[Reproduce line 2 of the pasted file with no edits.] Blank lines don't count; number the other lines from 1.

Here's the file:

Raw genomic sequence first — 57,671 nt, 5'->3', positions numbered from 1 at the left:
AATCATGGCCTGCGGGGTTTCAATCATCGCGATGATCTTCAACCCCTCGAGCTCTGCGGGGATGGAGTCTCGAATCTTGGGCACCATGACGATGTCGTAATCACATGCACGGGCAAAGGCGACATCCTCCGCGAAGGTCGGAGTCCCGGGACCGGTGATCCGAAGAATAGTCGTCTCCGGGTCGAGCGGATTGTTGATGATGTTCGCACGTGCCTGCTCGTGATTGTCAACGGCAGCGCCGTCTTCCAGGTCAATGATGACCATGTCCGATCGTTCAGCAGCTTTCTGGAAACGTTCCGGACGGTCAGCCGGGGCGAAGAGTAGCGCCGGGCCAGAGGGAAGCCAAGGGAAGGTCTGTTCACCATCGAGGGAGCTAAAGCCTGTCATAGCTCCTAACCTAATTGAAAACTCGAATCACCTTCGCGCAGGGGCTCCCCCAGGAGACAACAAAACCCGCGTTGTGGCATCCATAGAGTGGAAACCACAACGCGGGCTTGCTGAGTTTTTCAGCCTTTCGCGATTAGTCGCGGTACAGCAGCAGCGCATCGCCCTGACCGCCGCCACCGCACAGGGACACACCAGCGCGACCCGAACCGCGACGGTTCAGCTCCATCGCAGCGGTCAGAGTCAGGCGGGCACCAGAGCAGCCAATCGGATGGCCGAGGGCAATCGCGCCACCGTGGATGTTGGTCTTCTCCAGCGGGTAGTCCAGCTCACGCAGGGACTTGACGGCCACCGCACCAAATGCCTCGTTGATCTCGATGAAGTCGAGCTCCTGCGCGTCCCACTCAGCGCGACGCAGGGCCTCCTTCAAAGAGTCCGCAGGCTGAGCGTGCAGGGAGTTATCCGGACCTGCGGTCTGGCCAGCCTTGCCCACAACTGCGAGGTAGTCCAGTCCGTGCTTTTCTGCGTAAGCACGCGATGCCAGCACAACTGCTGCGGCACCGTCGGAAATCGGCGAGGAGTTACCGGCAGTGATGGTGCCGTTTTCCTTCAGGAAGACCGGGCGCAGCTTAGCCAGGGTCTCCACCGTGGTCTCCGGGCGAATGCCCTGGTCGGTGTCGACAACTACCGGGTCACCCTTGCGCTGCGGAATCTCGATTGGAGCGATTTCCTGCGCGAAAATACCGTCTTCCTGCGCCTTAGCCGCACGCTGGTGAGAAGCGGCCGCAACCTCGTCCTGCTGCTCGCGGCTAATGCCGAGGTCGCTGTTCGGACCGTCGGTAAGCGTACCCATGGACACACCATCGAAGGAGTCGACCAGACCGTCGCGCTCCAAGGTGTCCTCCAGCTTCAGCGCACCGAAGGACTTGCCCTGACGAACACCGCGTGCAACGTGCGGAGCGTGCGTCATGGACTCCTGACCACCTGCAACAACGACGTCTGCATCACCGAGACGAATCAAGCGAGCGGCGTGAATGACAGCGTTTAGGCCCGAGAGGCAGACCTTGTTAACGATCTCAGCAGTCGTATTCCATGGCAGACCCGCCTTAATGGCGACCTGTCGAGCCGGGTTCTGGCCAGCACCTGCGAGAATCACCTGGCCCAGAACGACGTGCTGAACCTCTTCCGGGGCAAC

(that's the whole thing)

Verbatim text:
AATCATGGCCTGCGGGGTTTCAATCATCGCGATGATCTTCAACCCCTCGAGCTCTGCGGGGATGGAGTCTCGAATCTTGGGCACCATGACGATGTCGTAATCACATGCACGGGCAAAGGCGACATCCTCCGCGAAGGTCGGAGTCCCGGGACCGGTGATCCGAAGAATAGTCGTCTCCGGGTCGAGCGGATTGTTGATGATGTTCGCACGTGCCTGCTCGTGATTGTCAACGGCAGCGCCGTCTTCCAGGTCAATGATGACCATGTCCGATCGTTCAGCAGCTTTCTGGAAACGTTCCGGACGGTCAGCCGGGGCGAAGAGTAGCGCCGGGCCAGAGGGAAGCCAAGGGAAGGTCTGTTCACCATCGAGGGAGCTAAAGCCTGTCATAGCTCCTAACCTAATTGAAAACTCGAATCACCTTCGCGCAGGGGCTCCCCCAGGAGACAACAAAACCCGCGTTGTGGCATCCATAGAGTGGAAACCACAACGCGGGCTTGCTGAGTTTTTCAGCCTTTCGCGATTAGTCGCGGTACAGCAGCAGCGCATCGCCCTGACCGCCGCCACCGCACAGGGACACACCAGCGCGACCCGAACCGCGACGGTTCAGCTCCATCGCAGCGGTCAGAGTCAGGCGGGCACCAGAGCAGCCAATCGGATGGCCGAGGGCAATCGCGCCACCGTGGATGTTGGTCTTCTCCAGCGGGTAGTCCAGCTCACGCAGGGACTTGACGGCCACCGCACCAAATGCCTCGTTGATCTCGATGAAGTCGAGCTCCTGCGCGTCCCACTCAGCGCGACGCAGGGCCTCCTTCAAAGAGTCCGCAGGCTGAGCGTGCAGGGAGTTATCCGGACCTGCGGTCTGGCCAGCCTTGCCCACAACTGCGAGGTAGTCCAGTCCGTGCTTTTCTGCGTAAGCACGCGATGCCAGCACAACTGCTGCGGCACCGTCGGAAATCGGCGAGGAGTTACCGGCAGTGATGGTGCCGTTTTCCTTCAGGAAGACCGGGCGCAGCTTAGCCAGGGTCTCCACCGTGGTCTCCGGGCGAATGCCCTGGTCGGTGTCGACAACTACCGGGTCACCCTTGCGCTGCGGAATCTCGATTGGAGCGATTTCCTGCGCGAAAATACCGTCTTCCTGCGCCTTAGCCGCACGCTGGTGAGAAGCGGCCGCAACCTCGTCCTGCTGCTCGCGGCTAATGCCGAGGTCGCTGTTCGGACCGTCGGTAAGCGTACCCATGGACACACCATCGAAGGAGTCGACCAGACCGTCGCGCTCCAAGGTGTCCTCCAGCTTCAGCGCACCGAAGGACTTGCCCTGACGAACACCGCGTGCAACGTGCGGAGCGTGCGTCATGGACTCCTGACCACCTGCAACAACGACGTCTGCATCACCGAGACGAATCAAGCGAGCGGCGTGAATGACAGCGTTTAGGCCCGAGAGGCAGACCTTGTTAACGATCTCAGCAGTCGTATTCCATGGCAGACCCGCCTTAATGGCGACCTGTCGAGCCGGGTTCTGGCCAGCACCTGCGAGAATCACCTGGCCCAGAACGACGTGCTGAACCTCTTCCGGGGCAAC